How do we find what tags belong to an article?

from articles
  inner join articles_tags_sets_tags on articles_tags_sets_tags.articles_tags_set_id = articles.articles_tags_set_id
  inner join tags on = articles_tags_sets_tags.tag_id;

           title           |    name
 Buzzword about buzzwords! | programming
 Buzzword about buzzwords! | startups
 Buzzword about buzzwords! | ruby

Looks familiar?

It is almost the same query but instead of having the article_id in the join table, the article table has the articles_tags_set_id. The behavior of this query is exactly the same as the first one, so finding your relationships has no cost whatsoever and since this table will grow to a fraction of a regular join table when you grow to hundreds of thousands of rows, this join will be faster because the database has a lot less rows to deal with.

How do we find if an existing set item already exists?

select set_item_id
from articles_tags_sets_tags
    join articles_tags_sets on = articles_tags_sets_tags.articles_tags_set_id
where articles_tags_sets_tags.tag_id IN (3,1)
  and (
    from articles_tags_sets_tags c
    where c.articles_tags_set_id = articles_tags_sets_tags.articles_tags_set_id
  ) = 2
group by having count(*) = 2


Not the simplest of queries but not exactly complicated either. We simply find first the set items that match the count of our row, two in this case, and then find the one that matches exactly our combination.


This technique is not free. There are several disadvantages to it.

First and foremost, it has an extra cost when saving and updating. Every time we have to save a row in the parent table and related rows, we have to check first if this particular combination of children exists, if they do not, we have to create them, as opposed as just dumping rows in the join table.

When updating, if you add a new row to the combination we are now dealing with a new set item that has to be checked for, if it does not exist we have to create it entirely as opposed to inserting a single row to the join table.

This cost gets amortized with time and usage, when the system is fairly new and no set items yet exist, set items will get created all the time, after a while reuse will be more common since many different combinations will now exist.

Which bring us to another problem. Your data has to have a natural tendency for redundancy, like in our articles and tags. Otherwise you will be creating new set items all the time as opposed to be reusing them, you have to analyze your data and check if you have a lot of repetitions and redundancy and determine if this technique is for you. You can probably apply it to some tables as opposed to your entire database.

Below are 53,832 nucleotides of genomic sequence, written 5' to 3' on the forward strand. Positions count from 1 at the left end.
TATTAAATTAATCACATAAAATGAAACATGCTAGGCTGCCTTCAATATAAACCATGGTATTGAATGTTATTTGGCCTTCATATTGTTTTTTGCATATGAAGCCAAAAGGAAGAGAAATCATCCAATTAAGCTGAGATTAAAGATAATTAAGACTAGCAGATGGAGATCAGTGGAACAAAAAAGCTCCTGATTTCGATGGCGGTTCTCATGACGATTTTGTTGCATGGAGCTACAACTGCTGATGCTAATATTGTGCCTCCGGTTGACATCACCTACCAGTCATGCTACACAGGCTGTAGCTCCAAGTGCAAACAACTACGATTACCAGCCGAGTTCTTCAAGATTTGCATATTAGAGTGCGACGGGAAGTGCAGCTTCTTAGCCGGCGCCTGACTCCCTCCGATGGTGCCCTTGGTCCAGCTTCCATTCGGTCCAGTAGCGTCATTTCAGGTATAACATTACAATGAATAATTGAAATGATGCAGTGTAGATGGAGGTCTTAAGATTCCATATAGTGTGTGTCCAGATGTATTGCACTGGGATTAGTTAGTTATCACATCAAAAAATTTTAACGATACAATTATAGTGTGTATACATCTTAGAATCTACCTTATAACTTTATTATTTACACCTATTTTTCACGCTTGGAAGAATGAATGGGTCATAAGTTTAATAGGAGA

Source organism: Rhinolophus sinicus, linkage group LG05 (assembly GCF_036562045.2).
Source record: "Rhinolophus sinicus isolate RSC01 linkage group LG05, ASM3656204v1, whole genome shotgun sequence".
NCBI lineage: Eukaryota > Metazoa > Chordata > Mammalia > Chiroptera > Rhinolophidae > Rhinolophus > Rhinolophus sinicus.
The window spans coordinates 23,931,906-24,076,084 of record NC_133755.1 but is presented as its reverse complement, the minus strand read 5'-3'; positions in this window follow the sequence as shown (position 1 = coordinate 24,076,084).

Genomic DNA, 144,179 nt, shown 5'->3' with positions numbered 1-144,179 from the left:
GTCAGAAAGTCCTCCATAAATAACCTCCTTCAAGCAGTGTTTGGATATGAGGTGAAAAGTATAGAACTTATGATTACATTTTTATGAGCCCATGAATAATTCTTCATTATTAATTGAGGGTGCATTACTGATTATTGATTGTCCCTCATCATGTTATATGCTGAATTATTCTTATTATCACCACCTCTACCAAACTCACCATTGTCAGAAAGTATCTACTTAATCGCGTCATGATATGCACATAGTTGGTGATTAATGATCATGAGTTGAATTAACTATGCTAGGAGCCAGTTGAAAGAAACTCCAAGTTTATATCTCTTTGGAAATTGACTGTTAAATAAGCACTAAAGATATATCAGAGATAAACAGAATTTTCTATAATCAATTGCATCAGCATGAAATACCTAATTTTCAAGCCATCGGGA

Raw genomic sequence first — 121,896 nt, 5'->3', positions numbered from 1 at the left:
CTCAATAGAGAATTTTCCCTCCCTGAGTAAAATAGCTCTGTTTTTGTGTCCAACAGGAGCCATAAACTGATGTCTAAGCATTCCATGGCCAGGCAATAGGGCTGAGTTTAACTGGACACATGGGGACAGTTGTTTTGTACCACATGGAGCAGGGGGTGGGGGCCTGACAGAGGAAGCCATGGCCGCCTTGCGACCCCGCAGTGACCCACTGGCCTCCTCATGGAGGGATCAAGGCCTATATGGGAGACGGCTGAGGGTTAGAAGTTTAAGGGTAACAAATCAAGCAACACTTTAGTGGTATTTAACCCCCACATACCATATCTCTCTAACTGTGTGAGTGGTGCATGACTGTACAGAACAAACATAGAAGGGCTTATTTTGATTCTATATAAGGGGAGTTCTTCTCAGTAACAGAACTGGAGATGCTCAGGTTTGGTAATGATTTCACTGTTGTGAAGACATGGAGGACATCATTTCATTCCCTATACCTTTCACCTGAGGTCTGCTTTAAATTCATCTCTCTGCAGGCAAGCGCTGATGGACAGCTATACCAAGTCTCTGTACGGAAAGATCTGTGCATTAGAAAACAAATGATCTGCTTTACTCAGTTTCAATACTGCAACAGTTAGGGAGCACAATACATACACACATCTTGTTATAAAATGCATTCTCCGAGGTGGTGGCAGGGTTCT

Yet another problem is that this only applies to when your relationship is the only data you need. If you need more information for each relationship you cannot use this technique because relationships are shared among many parent rows.

Real world usage

As an example of real world usage of this, let me share with you some data of one of the databases at my job.

We have songs, each song has clearance to some countries (3-5 average) and each song has different ways to be sold (streaming, download, radio, etc). Each song/country combination has many ways to be sold in that given country, so we have to have a many-to-many relationship here.


Table# of rows
Song2.5 million
LocalizedSong12 million

We have in average 10-15 different distribution type relationships for each song/country.

Using a regular join table we would have 125 million rows in average, we had that problem and it made it very difficult to us to scale our queries. (This is not the only many-to-many relationship we have, we have a complex data model).

Once we switched to this technique for this relationship because in this particular situation we have low cardinality (many albums from the same label have the same clearances and distribution types, or the songs in a given album have the same distribution types, etc), we have the outstanding number of 22k rows in our relationship table. See that number? 22,000 from 125,000,000.

When you operate at this scale, this is very, very helpful.

The End

For you Rails people, I took this concept and wrapped it nicely in a gem. It's called has-many-with-set and you can find the source code in github.

Do you like it? Have any doubts? Let me know, we can talk about it. This was designed at my job, INgrooves as part of our scaling efforts and now we share the concept with you. I hope you like it and at least learn a little bit by reading about it.

If you find a use for this and saves your company of buying more servers and you become your office's hero let me know, that will make me very happy.